Working on some medical texts last week, I was continually impressed with the ease of looking up unfamiliar words. Pretty much without fail, if I right-clicked on a medical term, Adobe Acrobat would drop a box with the last choice being Look up “xxx”:

[read more]

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Categories: Steve Bernhardt, Uncategorized
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New Year, New Semester, New Class

posted: 1.7.15 by BedfordAdmin

Happy 2015!

We hope your holiday season was filled with good cheer and some well-deserved rest. Bits will be returning with new posts following the MLK, Jr. holiday on January 19th.

In the meantime, as you put the finishing touches on your syllabi and assignment plans, we encourage you to look back at our trove of great posts by our distinguished authors for some new approaches and fresh activity ideas [read more]

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Millennial Attention Spans

posted: 11.19.14 by Barclay Barrios

Nick Marino, our gest blogger for this week, is a first year student in the MA program at Florida Atlantic University, specializing in 20th century British Literature. He lives with his cat in South Florida, a place he finds oddly inspiring.

I’m with Nick on this meditation about the use of personal technology in the classroom, even through Richard Restak’s “Attention Deficit: The Brain Syndrome of Our Era” argues rather persuasively that multitasking is a myth.  In the classes I teach, I encourage “responsible” use of technology like smart phones: pull it out to bring up a reading, research the author on the internet, check your calendar, or even log in to Blackboard.  Need to answer that text or call?  No problem.  Discretely step outside.  I’m always a bit amazed that students find even this rather liberal policy challenging, texting in class anyway.  Maybe Nick’s thoughts can offer me some new directions.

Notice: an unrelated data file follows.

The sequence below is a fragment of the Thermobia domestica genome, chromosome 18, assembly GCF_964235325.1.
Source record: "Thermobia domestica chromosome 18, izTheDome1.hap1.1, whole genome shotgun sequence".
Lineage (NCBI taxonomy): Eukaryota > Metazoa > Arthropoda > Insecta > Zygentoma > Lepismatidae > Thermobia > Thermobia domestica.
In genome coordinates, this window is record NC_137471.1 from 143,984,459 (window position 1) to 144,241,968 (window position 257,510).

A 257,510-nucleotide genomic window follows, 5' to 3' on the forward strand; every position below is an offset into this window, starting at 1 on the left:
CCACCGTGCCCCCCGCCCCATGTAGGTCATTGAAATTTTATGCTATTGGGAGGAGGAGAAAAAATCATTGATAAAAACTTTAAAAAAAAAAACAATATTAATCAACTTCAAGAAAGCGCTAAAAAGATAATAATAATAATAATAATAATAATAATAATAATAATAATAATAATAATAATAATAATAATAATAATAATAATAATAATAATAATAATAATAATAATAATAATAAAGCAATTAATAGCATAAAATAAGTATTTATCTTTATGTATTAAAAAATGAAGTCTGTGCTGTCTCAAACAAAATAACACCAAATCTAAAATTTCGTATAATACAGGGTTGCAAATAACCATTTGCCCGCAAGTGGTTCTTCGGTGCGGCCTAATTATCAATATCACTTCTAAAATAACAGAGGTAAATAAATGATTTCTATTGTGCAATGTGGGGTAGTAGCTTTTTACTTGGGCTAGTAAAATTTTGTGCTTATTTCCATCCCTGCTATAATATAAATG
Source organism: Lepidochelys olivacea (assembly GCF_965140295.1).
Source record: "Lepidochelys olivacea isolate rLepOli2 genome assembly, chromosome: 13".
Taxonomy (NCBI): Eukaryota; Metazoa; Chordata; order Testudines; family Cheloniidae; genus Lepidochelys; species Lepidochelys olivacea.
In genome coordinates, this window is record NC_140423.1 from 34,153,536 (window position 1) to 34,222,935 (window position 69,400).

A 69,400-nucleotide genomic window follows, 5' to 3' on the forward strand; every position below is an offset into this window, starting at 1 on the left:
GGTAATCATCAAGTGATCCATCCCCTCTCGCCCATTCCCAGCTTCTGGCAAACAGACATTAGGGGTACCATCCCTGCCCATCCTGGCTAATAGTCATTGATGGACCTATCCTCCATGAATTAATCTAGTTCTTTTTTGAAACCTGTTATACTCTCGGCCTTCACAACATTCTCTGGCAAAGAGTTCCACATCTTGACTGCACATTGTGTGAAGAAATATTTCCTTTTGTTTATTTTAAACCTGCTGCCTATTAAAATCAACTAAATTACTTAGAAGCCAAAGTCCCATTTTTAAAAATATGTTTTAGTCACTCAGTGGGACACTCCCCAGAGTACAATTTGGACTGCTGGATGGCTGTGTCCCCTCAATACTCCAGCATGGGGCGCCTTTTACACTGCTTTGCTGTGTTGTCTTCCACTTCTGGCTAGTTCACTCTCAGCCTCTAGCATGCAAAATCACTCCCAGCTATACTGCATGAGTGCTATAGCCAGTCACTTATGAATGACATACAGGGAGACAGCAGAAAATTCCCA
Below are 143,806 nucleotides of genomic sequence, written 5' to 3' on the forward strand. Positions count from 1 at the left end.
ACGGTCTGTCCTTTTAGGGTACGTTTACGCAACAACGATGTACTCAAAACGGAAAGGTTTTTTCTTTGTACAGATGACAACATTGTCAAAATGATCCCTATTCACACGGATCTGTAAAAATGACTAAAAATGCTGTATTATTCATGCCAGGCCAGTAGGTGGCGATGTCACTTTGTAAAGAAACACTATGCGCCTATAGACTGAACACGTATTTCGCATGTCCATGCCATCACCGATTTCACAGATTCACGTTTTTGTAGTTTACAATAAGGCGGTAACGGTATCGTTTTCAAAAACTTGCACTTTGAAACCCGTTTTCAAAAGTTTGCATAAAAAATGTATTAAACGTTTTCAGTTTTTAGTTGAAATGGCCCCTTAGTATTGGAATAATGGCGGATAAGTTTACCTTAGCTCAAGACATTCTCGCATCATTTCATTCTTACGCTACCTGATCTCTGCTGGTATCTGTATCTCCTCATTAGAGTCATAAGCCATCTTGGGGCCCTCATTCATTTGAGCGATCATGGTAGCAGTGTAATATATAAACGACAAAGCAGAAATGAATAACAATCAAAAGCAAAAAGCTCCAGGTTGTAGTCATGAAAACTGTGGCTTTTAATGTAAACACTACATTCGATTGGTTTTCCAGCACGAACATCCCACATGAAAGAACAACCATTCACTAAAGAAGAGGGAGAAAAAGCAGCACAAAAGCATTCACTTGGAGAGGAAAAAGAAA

What do you think? [read more]

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Categories: Guest Bloggers, Uncategorized
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Technical Definitions and Instructions

posted: 11.18.14 by Traci Gardner

I have been working to make the assignments in my technical writing class tie more closely to tasks students will do in the field. Their range of experiences complicates my goal however. Some have extensive experience, having worked in summer jobs and internships, while others know only their field from the classroom.

Two of the assignments I added this summer have seemed successful regardless of the experience students have. The professional biography assignment and the classification and analysis project allowed them to talk about their field and their experiences in positive ways, but had room for them to research aspects they were unsure of. I wanted to rethink the assignments I was using for definition, description, and instructions to work in the same way. [read more]